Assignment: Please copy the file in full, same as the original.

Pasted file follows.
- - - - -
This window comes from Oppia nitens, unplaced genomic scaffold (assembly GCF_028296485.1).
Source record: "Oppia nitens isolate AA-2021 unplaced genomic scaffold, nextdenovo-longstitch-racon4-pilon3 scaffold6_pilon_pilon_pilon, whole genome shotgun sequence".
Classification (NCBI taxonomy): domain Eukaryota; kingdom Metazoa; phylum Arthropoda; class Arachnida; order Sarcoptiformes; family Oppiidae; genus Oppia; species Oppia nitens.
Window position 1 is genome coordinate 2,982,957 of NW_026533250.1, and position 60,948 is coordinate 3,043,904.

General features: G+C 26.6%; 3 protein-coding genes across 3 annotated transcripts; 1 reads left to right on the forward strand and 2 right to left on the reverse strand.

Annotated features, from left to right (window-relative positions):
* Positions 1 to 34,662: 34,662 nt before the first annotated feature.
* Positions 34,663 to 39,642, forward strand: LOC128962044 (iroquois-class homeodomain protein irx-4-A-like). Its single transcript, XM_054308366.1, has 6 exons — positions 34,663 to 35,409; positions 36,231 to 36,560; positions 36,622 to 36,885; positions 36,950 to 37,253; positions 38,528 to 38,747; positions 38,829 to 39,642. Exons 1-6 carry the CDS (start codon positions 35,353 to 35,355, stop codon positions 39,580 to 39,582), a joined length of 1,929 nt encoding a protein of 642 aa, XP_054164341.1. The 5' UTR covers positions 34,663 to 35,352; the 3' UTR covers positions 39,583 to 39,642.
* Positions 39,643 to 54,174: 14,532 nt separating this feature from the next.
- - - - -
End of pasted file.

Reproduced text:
This window comes from Oppia nitens, unplaced genomic scaffold (assembly GCF_028296485.1).
Source record: "Oppia nitens isolate AA-2021 unplaced genomic scaffold, nextdenovo-longstitch-racon4-pilon3 scaffold6_pilon_pilon_pilon, whole genome shotgun sequence".
Classification (NCBI taxonomy): domain Eukaryota; kingdom Metazoa; phylum Arthropoda; class Arachnida; order Sarcoptiformes; family Oppiidae; genus Oppia; species Oppia nitens.
Window position 1 is genome coordinate 2,982,957 of NW_026533250.1, and position 60,948 is coordinate 3,043,904.

General features: G+C 26.6%; 3 protein-coding genes across 3 annotated transcripts; 1 reads left to right on the forward strand and 2 right to left on the reverse strand.

Annotated features, from left to right (window-relative positions):
* Positions 1 to 34,662: 34,662 nt before the first annotated feature.
* Positions 34,663 to 39,642, forward strand: LOC128962044 (iroquois-class homeodomain protein irx-4-A-like). Its single transcript, XM_054308366.1, has 6 exons — positions 34,663 to 35,409; positions 36,231 to 36,560; positions 36,622 to 36,885; positions 36,950 to 37,253; positions 38,528 to 38,747; positions 38,829 to 39,642. Exons 1-6 carry the CDS (start codon positions 35,353 to 35,355, stop codon positions 39,580 to 39,582), a joined length of 1,929 nt encoding a protein of 642 aa, XP_054164341.1. The 5' UTR covers positions 34,663 to 35,352; the 3' UTR covers positions 39,583 to 39,642.
* Positions 39,643 to 54,174: 14,532 nt separating this feature from the next.